On the buses in Barcelona

On the buses in Barcelona

One day in Barcelona? The weather was positively balmy, the sky a glorious shade of Mediterranean blue and the streets were quiet on the last Sunday of September. The conditions were perfect, so we shelled out €30 each for the hop-on, hop-off double-decker Barcelona City Tour.

Settling down in our seats on the top deck we plugged our earbuds into the jacks and picked our languages.  Naturally, the commentary is available in about eight languages. I chose English, to give my brain a rest. It wasn’t long before I switched back to Spanish.

We set off to discover the spectacular sights of this lovely city as we listened to the ‘fascinating’ commentary, which included a host of facts and anecdotes. Why, oh why, won’t my brain shut down when I’m not at work? I found myself picking the obviously translated soundtrack to pieces, grinding my teeth when the speaker said that the roof of a building was ‘isolated’ by a sheet of water instead of ‘insulated’, becoming increasingly annoyed as she delivered boring, obvious information in cheery voice.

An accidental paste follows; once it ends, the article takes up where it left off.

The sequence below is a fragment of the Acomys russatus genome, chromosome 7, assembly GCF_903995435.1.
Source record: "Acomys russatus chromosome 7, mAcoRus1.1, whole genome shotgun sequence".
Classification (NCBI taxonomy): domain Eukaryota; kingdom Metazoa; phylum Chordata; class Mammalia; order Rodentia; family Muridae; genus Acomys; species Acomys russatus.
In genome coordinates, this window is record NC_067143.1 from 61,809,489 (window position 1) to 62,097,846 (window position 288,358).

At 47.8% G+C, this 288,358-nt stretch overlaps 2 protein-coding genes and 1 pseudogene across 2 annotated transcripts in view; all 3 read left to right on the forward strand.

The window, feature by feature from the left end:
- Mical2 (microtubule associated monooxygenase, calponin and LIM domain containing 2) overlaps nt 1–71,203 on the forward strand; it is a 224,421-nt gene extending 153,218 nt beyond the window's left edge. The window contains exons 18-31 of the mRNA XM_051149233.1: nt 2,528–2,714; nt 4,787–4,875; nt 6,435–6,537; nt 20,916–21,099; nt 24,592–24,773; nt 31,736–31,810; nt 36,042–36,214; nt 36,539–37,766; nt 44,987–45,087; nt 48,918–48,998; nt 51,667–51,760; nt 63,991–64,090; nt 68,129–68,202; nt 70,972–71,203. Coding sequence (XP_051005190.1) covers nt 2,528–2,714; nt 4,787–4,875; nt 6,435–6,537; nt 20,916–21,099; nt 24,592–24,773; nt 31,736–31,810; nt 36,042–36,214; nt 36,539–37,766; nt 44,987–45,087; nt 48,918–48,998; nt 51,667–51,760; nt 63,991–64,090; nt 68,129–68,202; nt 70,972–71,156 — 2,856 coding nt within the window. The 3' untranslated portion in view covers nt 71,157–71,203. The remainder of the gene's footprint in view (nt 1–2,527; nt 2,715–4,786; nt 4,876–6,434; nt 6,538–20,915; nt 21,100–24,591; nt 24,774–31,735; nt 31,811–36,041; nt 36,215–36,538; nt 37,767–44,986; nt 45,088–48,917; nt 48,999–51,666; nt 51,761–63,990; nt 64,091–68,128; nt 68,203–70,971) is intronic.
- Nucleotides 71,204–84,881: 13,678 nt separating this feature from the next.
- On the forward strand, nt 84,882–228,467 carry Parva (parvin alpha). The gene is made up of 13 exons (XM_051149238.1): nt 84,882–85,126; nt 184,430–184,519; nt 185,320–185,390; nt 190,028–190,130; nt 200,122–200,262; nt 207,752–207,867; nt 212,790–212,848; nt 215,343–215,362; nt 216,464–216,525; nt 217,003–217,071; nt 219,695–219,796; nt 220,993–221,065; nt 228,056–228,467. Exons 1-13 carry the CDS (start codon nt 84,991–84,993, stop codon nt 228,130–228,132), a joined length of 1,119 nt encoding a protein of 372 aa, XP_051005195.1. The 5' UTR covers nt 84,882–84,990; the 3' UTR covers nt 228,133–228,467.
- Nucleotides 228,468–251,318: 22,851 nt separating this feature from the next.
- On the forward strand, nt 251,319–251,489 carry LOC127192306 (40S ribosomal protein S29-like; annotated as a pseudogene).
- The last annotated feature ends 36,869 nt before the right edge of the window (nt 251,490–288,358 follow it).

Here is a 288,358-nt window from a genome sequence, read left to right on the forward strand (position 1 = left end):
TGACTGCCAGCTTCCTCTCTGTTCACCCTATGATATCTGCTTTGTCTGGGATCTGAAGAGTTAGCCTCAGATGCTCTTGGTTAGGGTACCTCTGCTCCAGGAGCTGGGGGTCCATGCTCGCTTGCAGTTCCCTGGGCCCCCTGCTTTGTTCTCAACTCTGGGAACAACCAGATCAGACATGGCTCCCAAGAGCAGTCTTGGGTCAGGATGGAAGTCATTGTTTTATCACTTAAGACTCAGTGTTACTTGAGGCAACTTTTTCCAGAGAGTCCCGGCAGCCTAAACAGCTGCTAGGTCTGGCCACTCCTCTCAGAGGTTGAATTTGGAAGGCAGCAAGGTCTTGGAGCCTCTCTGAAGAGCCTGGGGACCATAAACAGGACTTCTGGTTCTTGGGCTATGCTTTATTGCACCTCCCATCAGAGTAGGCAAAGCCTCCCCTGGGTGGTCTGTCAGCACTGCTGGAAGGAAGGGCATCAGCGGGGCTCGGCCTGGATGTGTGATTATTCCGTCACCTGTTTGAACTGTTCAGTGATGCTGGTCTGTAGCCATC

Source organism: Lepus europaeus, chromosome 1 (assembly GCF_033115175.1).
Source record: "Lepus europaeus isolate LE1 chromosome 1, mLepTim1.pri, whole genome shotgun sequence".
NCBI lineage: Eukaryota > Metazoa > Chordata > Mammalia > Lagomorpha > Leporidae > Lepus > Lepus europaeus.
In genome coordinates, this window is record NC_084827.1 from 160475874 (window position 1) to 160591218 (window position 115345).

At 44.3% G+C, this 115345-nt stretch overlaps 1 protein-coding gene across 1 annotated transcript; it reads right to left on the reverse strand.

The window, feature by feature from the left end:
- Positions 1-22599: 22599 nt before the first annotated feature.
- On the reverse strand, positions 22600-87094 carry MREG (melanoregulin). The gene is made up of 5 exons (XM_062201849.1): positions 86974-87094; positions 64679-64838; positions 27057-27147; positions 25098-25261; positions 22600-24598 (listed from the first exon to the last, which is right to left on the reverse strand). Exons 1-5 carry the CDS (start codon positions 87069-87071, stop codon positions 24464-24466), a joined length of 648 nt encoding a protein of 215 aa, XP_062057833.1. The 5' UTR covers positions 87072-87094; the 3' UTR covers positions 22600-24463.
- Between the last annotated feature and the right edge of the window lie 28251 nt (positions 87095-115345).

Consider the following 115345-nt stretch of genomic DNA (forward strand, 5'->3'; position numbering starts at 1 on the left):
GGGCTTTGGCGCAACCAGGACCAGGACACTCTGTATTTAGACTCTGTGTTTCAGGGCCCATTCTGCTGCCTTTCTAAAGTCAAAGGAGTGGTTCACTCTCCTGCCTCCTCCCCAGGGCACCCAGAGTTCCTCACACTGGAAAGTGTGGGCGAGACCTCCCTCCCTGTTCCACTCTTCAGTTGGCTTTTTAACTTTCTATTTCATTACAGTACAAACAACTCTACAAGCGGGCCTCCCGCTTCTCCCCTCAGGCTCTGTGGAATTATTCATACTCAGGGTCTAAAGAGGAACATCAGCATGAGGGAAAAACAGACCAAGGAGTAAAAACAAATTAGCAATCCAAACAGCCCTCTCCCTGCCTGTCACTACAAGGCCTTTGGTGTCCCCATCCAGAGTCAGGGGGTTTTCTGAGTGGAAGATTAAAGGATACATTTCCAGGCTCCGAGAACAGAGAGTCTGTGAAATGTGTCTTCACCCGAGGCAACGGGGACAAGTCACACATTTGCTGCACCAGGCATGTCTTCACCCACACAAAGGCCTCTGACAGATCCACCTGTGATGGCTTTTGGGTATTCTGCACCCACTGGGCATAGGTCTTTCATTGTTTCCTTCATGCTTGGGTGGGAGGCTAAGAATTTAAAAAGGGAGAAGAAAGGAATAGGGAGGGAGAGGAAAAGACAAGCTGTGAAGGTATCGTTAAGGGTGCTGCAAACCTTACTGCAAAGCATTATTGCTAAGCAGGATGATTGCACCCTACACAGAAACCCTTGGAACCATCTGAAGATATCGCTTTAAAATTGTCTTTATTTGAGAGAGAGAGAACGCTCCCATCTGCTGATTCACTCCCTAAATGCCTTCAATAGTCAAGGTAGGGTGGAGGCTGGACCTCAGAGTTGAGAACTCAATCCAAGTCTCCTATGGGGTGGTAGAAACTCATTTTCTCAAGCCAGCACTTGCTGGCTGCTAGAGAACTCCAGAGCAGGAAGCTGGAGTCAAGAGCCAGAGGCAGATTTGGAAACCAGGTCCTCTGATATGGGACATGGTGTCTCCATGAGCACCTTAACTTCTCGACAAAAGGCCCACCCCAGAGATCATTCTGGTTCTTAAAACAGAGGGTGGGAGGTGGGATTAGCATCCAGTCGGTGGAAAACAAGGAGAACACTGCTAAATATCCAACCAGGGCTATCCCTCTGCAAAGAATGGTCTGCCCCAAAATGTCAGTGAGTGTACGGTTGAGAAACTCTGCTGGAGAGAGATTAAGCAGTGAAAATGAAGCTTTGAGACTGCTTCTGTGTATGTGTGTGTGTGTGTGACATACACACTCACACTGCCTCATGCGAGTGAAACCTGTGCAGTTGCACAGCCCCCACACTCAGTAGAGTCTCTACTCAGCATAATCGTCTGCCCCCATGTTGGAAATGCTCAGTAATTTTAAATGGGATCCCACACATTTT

“Barcelona has a 4.5 km coastline”, she said. “The beaches are popular with people who come here to sunbathe, swim or walk along the promenade”. Duh! Thanks for that information Hop-On, Hop-Off bus tours. We already know what people do at the beach. In another street we were told that the benches are used… wait for it… for sitting on!

Okay then, so what kinds of things would I have liked to hear about if obviously boring dates and information are out of bounds? To start with, I would like demographic information about the city, its universities and medical facilities. I’d like to know about its industries, the volume of cargo handled by its port, where the prison is! I’d like to know about the different nationalities who live there, the number of cruise passengers who visit every year and how much income they represent. How many hotels are there? Which is the most luxurious one? Which famous people live in Barcelona and in which districts? Which are the most famous restaurants?

Actually, I can think of masses of information that I would have been fascinated to hear. The world as presented to tourists is globalised and ‘samey’, when what travellers really want is something real and genuine.

We managed to spend almost the entire day viewing Barcelona from the bus, travelling the eastern and western interconnecting routes to see the Gaudi Buildings, the football stadium and stopped off for a walk around the lovely Park Güel (if you are going, remember, it’s undergoing some building work). The verdict, at €30 it’s expensive, but I can’t think of any other way to see such a lot in such a short time. Money well spent!

Writer: Juliet Allaway

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